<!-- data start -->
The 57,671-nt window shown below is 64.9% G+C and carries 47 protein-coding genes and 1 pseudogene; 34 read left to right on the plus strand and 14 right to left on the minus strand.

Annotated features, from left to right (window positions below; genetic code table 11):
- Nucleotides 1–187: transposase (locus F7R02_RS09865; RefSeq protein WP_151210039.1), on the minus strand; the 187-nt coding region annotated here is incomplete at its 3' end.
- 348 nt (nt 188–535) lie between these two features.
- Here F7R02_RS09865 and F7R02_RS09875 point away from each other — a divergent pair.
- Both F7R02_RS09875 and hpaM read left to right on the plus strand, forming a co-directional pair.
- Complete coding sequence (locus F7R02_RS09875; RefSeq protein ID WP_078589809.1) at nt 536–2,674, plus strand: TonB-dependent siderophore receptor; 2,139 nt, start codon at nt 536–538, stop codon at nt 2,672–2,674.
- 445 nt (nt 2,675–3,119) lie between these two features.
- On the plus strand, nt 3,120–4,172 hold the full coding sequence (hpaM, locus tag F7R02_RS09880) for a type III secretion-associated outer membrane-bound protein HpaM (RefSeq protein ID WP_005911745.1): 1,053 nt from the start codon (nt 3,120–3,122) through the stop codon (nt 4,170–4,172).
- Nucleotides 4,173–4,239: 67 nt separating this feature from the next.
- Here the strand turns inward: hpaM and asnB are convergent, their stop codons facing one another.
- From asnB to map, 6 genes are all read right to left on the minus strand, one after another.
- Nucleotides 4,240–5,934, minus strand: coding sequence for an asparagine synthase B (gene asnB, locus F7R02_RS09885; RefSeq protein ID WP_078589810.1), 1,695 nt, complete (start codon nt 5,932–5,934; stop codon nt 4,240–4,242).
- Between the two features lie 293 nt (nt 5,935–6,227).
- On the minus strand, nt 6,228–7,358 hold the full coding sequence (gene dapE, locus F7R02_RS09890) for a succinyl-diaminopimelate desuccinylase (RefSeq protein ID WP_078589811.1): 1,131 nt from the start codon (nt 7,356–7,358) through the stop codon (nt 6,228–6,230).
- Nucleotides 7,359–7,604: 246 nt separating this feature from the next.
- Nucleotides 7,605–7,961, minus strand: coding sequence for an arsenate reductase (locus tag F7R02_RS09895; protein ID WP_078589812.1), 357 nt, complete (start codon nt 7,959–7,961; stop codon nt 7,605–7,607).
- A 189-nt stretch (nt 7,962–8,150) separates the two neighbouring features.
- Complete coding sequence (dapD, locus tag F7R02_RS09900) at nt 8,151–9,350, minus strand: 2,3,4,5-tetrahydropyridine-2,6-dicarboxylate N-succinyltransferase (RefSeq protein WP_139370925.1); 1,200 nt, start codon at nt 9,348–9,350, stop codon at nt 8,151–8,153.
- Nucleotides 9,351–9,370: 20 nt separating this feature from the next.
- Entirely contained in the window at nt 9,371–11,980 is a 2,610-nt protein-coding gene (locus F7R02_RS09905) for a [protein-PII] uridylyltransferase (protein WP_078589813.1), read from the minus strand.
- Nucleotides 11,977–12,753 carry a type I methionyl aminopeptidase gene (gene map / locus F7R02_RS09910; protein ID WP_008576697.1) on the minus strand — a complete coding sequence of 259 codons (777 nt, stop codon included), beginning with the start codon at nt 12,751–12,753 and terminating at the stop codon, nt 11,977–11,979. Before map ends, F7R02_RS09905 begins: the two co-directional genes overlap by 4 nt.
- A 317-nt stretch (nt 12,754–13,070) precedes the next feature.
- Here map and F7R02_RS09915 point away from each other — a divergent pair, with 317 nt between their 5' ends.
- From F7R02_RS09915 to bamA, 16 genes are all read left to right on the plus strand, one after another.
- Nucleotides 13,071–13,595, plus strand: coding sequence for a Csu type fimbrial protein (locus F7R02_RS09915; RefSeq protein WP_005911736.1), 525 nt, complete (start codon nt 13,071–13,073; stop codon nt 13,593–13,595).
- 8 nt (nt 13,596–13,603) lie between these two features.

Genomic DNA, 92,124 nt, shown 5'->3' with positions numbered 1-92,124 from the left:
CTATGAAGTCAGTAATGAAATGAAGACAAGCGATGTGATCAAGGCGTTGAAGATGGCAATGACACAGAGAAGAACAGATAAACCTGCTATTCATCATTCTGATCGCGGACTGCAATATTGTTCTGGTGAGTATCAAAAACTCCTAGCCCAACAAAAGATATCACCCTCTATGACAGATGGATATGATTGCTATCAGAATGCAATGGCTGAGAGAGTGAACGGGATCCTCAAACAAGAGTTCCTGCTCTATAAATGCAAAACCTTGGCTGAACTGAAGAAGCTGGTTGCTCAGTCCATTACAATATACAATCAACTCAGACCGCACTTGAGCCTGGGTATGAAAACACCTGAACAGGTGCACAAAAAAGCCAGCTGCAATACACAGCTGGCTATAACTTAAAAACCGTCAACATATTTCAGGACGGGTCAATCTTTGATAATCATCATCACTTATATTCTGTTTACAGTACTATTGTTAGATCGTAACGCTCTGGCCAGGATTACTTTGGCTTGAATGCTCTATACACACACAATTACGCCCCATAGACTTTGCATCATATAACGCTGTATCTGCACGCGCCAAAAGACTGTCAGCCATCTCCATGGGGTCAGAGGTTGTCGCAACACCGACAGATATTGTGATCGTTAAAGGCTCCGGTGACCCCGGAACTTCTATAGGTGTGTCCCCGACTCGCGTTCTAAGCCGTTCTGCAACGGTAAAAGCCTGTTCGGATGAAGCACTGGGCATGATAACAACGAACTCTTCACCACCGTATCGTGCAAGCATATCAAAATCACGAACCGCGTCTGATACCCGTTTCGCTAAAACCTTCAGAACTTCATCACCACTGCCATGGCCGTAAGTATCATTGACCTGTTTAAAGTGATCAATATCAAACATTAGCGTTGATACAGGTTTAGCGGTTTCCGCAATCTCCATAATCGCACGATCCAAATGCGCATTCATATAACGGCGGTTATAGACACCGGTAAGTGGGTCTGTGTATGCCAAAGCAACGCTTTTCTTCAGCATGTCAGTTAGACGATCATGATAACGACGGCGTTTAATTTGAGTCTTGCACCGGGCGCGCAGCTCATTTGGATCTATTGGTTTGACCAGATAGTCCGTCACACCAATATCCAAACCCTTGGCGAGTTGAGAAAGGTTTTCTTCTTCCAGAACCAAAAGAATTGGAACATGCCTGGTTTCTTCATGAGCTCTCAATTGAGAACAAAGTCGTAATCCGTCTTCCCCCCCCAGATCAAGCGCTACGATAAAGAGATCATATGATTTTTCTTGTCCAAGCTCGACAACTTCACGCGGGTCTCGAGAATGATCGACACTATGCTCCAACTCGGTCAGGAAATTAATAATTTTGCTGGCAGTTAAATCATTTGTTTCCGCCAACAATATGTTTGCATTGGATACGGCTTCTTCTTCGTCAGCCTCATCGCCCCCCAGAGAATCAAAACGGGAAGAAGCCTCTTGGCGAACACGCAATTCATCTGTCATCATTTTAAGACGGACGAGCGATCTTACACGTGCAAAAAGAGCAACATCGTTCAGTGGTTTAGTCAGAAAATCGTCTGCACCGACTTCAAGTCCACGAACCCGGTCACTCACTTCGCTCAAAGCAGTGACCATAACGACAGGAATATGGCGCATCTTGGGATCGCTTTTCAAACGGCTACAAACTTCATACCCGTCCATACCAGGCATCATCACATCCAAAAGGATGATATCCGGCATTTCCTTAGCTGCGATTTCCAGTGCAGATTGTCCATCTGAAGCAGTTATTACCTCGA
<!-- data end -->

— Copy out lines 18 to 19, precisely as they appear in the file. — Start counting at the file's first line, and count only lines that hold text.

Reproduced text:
- A 189-nt stretch (nt 7,962–8,150) separates the two neighbouring features.
- Complete coding sequence (dapD, locus tag F7R02_RS09900) at nt 8,151–9,350, minus strand: 2,3,4,5-tetrahydropyridine-2,6-dicarboxylate N-succinyltransferase (RefSeq protein WP_139370925.1); 1,200 nt, start codon at nt 9,348–9,350, stop codon at nt 8,151–8,153.